Rachel Ward’s “Palm Beach” is the kind of film which is instantly and effortlessly infectious because you can tell the people involved are having a great time. It’s easy to buy the chemistry between the actors here because it genuinely does look like they’re having a ripper weekend surrounded by lashings of booze, decadent food against a stunning backdrop and the camera’s just been whacked on for fun. Doesn’t hurt that this thing is so pumped full of golden oldies that you’d be forgiven in thinking that Smooth FM had been in charge of the soundtrack.
This is a very safe movie with a very deliberate appeal and targeted audience. My girlfriend and I were the youngest people in the cinema by a good twenty years and I have to admit that a lot of the jokes went right over my head, but there is a definite charm about the whole thing. The showcasing of Australian talent here is undeniable, and that’s one of the definite selling points of the film, but unfortunately all the charm of Palm Beach is surface deep and can’t quite distract from the forced plot and painful script.
Palm Beach is essentially a diluted version of The Big Chill, and the basic premise is almost identical. Frank (Bryan Brown) and his wife Charlotte (Greta Scacchi) and their kids are entertaining the old gang at their incredibly situated and tastefully decorated house up at Palm Beach on Australia’s east coast for Frank’s 73rd birthday. The old gang are as follows: Leo (Sam Neil) and Bridget (Jacqueline McKenzie), Billy (Richard E. Grant) and Eva (Heather Mitchell) and a smattering of their respective kids. Over the course of the weekend, old tensions flare up, love triangles are rekindled and the paternity of one of the kids is thrown into the mix. Couples fight and break up, then get back together, friends fight and throw punches, then make up. By the end everyone is happily dancing around the newly cemented outdoor pizza oven and drinking margaritas while 20 years of animosity and conflict has conveniently and neatly been resolved.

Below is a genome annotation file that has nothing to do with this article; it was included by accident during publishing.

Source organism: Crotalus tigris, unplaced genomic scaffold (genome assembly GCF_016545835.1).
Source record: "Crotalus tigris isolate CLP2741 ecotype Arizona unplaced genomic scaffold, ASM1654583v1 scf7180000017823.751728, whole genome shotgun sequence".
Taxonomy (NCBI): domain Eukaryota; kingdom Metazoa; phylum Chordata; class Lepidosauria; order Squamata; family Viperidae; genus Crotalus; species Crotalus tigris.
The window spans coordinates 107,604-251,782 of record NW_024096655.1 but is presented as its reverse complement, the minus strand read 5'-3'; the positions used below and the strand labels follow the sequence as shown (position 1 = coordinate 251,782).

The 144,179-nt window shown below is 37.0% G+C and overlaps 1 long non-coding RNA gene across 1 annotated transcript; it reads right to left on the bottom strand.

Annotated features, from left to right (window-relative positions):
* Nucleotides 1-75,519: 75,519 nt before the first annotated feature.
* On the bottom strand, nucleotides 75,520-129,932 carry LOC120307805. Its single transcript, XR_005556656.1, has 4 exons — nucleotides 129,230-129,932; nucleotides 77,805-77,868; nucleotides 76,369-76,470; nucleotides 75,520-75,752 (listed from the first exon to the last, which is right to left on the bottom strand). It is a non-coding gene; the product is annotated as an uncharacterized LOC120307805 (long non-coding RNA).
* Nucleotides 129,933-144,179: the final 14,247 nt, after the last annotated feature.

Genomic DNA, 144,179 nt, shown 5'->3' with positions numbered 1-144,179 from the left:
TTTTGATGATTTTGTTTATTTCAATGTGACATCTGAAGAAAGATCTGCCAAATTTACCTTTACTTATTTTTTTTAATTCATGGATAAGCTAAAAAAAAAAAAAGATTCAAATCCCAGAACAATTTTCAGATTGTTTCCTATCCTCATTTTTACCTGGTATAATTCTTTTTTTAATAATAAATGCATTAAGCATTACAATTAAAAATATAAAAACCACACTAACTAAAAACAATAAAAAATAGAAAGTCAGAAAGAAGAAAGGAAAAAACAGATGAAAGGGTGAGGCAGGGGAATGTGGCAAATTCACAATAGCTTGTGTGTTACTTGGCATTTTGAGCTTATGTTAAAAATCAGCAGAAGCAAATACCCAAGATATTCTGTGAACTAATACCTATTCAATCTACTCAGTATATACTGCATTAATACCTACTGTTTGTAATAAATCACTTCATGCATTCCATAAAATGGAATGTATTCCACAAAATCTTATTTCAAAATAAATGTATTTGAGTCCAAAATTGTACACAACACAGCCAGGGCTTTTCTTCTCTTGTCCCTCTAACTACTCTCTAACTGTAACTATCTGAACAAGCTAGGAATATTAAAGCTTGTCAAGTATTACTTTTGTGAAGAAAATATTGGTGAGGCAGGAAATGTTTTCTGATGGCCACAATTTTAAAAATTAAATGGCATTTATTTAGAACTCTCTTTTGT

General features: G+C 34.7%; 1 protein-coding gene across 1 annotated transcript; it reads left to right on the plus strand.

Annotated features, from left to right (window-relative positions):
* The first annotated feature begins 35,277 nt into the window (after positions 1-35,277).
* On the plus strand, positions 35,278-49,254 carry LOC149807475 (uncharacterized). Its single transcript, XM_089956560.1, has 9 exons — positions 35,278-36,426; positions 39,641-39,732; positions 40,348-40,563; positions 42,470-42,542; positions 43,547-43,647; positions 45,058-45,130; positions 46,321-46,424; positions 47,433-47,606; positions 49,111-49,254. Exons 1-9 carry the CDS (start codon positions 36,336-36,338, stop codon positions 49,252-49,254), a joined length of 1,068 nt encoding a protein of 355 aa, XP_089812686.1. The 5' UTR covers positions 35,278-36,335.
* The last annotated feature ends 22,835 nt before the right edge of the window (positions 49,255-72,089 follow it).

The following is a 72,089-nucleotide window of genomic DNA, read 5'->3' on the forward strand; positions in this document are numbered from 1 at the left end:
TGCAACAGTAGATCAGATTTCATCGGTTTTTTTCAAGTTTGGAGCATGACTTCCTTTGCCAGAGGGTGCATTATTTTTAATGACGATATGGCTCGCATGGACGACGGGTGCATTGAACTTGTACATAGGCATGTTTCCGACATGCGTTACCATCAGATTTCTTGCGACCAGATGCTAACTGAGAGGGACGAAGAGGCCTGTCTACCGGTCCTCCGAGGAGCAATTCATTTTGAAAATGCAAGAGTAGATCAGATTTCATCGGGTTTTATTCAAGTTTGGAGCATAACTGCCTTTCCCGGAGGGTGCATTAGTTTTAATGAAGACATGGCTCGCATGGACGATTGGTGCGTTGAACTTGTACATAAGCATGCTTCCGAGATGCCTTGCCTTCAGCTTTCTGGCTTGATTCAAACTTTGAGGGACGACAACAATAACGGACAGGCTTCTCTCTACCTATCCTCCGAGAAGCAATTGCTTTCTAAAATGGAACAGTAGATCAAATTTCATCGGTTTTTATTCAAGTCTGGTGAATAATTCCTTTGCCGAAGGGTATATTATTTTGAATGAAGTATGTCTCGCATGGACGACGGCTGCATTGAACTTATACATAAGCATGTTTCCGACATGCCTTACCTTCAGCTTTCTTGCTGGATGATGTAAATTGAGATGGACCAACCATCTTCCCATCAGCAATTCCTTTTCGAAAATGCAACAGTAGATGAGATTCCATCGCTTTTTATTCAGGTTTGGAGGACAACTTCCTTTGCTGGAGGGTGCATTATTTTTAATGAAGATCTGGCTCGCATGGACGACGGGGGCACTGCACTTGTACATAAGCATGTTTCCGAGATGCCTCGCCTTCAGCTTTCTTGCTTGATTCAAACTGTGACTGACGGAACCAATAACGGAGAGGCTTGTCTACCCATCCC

The plot is soap opera-esque and incredibly predictable, but that’s not necessarily a bad thing; films like this are pure escapism and if the filmmakers want to deliver something light and unrealistic and fun then there’s no reason why they can’t. What ruined it for me was how appallingly bad the dialogue was, and it seemed like the actors at many points were really struggling to work their way around it.
The performances are categorically fine. It’s undeniable that there are some of Australia’s best actors showcased in this film and there’s nothing overtly offensive or grating them on screen together, it’s just that they’re given so little to work with. Towards the end of the film, after a particularly powerful close up of Greta Scacchi’s character, I sat and imagined how much better the film would have been without any dialogue at all, almost like a silent film or the opening to “Up”. Almost all of the moments in the film with any emotional significance or comedic relief aren’t generated by the script, but by the moments in between.
The people in my theater had a great time with this movie, and I did too to an extent. It’s easy and indulgent fantasy, and the fun the actors are having on screen is genuinely infectious. It’s a shame though, because there is quite a lot lacking here and I think that this could genuinely have been something really interesting and insightful if the filmmakers delved a little deeper and made proper use of the talent at their disposal.
By Jock Lehman